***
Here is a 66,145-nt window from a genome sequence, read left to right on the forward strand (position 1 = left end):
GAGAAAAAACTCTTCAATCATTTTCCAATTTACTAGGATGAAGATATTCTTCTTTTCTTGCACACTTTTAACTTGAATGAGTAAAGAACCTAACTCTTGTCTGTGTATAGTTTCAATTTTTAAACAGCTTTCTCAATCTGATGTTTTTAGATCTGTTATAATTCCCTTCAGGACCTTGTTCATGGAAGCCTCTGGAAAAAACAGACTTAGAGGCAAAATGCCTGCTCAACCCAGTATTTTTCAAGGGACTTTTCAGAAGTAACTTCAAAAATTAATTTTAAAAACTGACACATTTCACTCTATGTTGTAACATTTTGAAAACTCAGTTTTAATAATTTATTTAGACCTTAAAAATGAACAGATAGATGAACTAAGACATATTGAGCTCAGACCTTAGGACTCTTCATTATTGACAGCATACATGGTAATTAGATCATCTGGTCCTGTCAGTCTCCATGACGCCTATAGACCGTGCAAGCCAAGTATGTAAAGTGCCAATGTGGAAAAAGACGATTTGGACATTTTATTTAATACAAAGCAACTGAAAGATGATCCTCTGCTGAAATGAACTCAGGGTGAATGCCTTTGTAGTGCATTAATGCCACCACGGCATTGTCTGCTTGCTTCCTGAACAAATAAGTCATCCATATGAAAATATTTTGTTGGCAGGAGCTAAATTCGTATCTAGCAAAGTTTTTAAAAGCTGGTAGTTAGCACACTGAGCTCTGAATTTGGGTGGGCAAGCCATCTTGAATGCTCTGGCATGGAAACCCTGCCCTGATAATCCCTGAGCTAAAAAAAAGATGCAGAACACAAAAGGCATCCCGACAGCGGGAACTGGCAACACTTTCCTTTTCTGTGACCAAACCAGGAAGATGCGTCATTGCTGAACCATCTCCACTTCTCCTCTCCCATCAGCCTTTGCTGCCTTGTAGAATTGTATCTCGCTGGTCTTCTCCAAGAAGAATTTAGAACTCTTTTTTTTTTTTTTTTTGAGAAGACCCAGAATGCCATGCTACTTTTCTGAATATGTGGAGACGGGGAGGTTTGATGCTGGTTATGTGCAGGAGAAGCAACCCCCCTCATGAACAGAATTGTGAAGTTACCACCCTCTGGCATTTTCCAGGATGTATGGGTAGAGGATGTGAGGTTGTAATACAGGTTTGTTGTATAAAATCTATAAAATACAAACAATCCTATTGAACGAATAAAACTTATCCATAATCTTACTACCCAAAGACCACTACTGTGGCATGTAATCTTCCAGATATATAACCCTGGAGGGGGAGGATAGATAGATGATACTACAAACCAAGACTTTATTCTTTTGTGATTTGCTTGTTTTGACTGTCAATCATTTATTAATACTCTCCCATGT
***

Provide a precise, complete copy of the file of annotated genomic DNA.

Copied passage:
Here is a 66,145-nt window from a genome sequence, read left to right on the forward strand (position 1 = left end):
GAGAAAAAACTCTTCAATCATTTTCCAATTTACTAGGATGAAGATATTCTTCTTTTCTTGCACACTTTTAACTTGAATGAGTAAAGAACCTAACTCTTGTCTGTGTATAGTTTCAATTTTTAAACAGCTTTCTCAATCTGATGTTTTTAGATCTGTTATAATTCCCTTCAGGACCTTGTTCATGGAAGCCTCTGGAAAAAACAGACTTAGAGGCAAAATGCCTGCTCAACCCAGTATTTTTCAAGGGACTTTTCAGAAGTAACTTCAAAAATTAATTTTAAAAACTGACACATTTCACTCTATGTTGTAACATTTTGAAAACTCAGTTTTAATAATTTATTTAGACCTTAAAAATGAACAGATAGATGAACTAAGACATATTGAGCTCAGACCTTAGGACTCTTCATTATTGACAGCATACATGGTAATTAGATCATCTGGTCCTGTCAGTCTCCATGACGCCTATAGACCGTGCAAGCCAAGTATGTAAAGTGCCAATGTGGAAAAAGACGATTTGGACATTTTATTTAATACAAAGCAACTGAAAGATGATCCTCTGCTGAAATGAACTCAGGGTGAATGCCTTTGTAGTGCATTAATGCCACCACGGCATTGTCTGCTTGCTTCCTGAACAAATAAGTCATCCATATGAAAATATTTTGTTGGCAGGAGCTAAATTCGTATCTAGCAAAGTTTTTAAAAGCTGGTAGTTAGCACACTGAGCTCTGAATTTGGGTGGGCAAGCCATCTTGAATGCTCTGGCATGGAAACCCTGCCCTGATAATCCCTGAGCTAAAAAAAAGATGCAGAACACAAAAGGCATCCCGACAGCGGGAACTGGCAACACTTTCCTTTTCTGTGACCAAACCAGGAAGATGCGTCATTGCTGAACCATCTCCACTTCTCCTCTCCCATCAGCCTTTGCTGCCTTGTAGAATTGTATCTCGCTGGTCTTCTCCAAGAAGAATTTAGAACTCTTTTTTTTTTTTTTTTTGAGAAGACCCAGAATGCCATGCTACTTTTCTGAATATGTGGAGACGGGGAGGTTTGATGCTGGTTATGTGCAGGAGAAGCAACCCCCCTCATGAACAGAATTGTGAAGTTACCACCCTCTGGCATTTTCCAGGATGTATGGGTAGAGGATGTGAGGTTGTAATACAGGTTTGTTGTATAAAATCTATAAAATACAAACAATCCTATTGAACGAATAAAACTTATCCATAATCTTACTACCCAAAGACCACTACTGTGGCATGTAATCTTCCAGATATATAACCCTGGAGGGGGAGGATAGATAGATGATACTACAAACCAAGACTTTATTCTTTTGTGATTTGCTTGTTTTGACTGTCAATCATTTATTAATACTCTCCCATGT